A new academic plan for Northwest Technical College will transform how the college fulfills its mission of highly valuable career education and strengthen its partnership with Bemidji State University, NTC-BSU President Richard Hanson said Monday.
The Master Academic Plan, now being implemented, will offer students flexible programs that prepare them for good-paying jobs in high-demand fields, Hanson said. Changes in curriculum will begin next fall, and six strategic goals will be achieved over the next three years.
The academic plan stresses greater collaboration with Bemidji-area business and industry, school districts, government agencies, nonprofits and other colleges to boost student success and promote a thriving regional economy. All those stakeholders were consulted during the plan’s development.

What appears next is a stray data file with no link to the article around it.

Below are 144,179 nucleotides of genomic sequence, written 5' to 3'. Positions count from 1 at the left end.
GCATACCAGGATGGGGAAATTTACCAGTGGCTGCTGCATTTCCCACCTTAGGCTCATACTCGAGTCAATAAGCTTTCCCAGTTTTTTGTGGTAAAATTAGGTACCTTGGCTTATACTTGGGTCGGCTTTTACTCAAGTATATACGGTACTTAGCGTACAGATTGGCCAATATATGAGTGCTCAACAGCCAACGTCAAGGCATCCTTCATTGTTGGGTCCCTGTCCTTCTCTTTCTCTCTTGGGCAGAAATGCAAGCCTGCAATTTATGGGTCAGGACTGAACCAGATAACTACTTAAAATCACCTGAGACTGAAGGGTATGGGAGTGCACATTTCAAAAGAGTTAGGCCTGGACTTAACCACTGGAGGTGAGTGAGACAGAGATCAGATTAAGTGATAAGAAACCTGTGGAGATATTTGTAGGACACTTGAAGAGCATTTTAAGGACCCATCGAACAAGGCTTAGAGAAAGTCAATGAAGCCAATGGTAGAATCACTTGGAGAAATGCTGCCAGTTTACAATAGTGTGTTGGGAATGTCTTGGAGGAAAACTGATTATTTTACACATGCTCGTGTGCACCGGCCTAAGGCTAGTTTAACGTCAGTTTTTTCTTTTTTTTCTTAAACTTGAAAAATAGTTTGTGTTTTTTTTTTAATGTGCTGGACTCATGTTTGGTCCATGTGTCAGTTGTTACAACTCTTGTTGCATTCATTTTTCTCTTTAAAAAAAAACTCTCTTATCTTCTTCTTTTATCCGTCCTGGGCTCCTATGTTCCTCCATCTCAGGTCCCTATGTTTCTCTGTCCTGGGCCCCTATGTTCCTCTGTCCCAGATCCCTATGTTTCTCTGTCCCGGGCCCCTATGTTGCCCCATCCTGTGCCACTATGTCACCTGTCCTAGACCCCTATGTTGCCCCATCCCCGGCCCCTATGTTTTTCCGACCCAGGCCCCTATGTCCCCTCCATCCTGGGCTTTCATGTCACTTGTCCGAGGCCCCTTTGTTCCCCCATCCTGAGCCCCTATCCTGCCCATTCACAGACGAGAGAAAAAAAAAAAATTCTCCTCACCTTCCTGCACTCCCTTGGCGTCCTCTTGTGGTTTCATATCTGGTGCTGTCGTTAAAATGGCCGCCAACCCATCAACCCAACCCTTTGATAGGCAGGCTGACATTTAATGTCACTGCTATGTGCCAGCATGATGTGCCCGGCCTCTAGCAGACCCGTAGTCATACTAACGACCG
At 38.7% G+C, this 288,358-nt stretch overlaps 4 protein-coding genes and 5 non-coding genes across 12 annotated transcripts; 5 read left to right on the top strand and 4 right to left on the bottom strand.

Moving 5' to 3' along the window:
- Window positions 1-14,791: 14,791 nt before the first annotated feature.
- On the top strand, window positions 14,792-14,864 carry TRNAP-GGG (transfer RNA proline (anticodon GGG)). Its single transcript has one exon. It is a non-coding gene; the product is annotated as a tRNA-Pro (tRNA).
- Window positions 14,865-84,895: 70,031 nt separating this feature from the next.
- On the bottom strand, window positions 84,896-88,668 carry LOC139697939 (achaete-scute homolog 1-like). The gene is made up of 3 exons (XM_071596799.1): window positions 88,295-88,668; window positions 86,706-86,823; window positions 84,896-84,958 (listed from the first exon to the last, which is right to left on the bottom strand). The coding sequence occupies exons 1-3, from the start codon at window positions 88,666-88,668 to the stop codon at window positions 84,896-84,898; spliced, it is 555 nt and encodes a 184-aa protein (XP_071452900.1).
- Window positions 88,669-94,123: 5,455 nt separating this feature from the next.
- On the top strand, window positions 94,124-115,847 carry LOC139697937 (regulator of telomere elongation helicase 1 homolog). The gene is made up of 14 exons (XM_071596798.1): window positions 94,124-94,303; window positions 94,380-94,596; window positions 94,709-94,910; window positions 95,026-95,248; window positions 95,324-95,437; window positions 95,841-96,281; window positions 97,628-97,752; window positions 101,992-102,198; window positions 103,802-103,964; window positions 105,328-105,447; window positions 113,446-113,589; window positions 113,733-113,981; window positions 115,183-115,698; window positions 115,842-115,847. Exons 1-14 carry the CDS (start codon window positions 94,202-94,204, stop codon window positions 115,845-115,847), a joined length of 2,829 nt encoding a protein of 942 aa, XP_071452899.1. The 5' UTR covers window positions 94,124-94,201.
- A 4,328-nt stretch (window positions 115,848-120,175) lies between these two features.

• Download the NTC Master Academic Plan (223k PDF)
While maintaining core academic areas of health care, business, building trades, automotive and young child education, a more streamlined approach will let students acquire sequential or “stackable” credentials as they progress from foundational learning to more in-depth study.
“This Master Academic Plan is tremendously challenging,” Hanson said. “But I’ve been in higher education a long time, and this is one of the best plans I’ve ever seen. We’re determined to make the college strongly relevant to the needs and opportunities of the world we’re in right now.”